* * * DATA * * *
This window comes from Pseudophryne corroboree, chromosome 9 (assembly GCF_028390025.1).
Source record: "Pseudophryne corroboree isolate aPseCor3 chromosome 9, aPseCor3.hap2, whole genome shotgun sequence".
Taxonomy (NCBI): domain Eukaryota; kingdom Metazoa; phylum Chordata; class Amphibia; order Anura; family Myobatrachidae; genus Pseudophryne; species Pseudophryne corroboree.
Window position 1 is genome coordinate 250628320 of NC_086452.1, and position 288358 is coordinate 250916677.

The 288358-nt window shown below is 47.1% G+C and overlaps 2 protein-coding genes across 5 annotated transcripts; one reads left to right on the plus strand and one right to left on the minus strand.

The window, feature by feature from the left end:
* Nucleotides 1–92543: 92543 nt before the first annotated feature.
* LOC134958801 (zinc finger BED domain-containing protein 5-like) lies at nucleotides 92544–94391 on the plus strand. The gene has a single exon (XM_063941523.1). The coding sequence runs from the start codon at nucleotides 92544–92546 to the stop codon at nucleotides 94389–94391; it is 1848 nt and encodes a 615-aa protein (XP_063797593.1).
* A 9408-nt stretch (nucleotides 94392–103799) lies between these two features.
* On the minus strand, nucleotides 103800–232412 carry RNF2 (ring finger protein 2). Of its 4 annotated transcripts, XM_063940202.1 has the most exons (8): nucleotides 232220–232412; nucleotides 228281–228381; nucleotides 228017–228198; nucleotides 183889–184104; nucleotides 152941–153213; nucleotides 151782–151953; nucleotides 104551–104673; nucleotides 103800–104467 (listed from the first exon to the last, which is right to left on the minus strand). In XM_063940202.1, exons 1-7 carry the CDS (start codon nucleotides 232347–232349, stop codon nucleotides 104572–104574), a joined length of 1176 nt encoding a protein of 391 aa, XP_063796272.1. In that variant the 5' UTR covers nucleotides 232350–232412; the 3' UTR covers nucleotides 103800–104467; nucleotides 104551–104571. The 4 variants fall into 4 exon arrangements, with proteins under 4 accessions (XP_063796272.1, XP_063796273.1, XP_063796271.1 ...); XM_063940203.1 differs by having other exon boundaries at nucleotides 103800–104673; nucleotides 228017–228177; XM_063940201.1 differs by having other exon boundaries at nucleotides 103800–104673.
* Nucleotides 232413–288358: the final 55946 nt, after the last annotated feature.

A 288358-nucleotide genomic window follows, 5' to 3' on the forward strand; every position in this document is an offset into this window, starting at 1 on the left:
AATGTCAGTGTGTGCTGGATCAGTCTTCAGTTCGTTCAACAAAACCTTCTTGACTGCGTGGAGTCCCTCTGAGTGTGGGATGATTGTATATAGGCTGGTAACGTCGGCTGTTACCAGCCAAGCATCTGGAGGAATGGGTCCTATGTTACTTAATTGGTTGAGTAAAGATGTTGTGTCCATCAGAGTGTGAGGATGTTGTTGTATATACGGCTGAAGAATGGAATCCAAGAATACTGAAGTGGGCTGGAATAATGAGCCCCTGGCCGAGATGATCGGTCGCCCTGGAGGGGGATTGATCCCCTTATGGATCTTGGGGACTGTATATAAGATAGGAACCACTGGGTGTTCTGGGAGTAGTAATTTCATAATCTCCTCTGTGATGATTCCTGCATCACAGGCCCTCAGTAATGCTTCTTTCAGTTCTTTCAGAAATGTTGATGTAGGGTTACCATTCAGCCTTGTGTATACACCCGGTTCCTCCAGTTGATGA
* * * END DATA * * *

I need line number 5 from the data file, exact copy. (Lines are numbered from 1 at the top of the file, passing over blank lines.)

The 288358-nt window shown below is 47.1% G+C and overlaps 2 protein-coding genes across 5 annotated transcripts; one reads left to right on the plus strand and one right to left on the minus strand.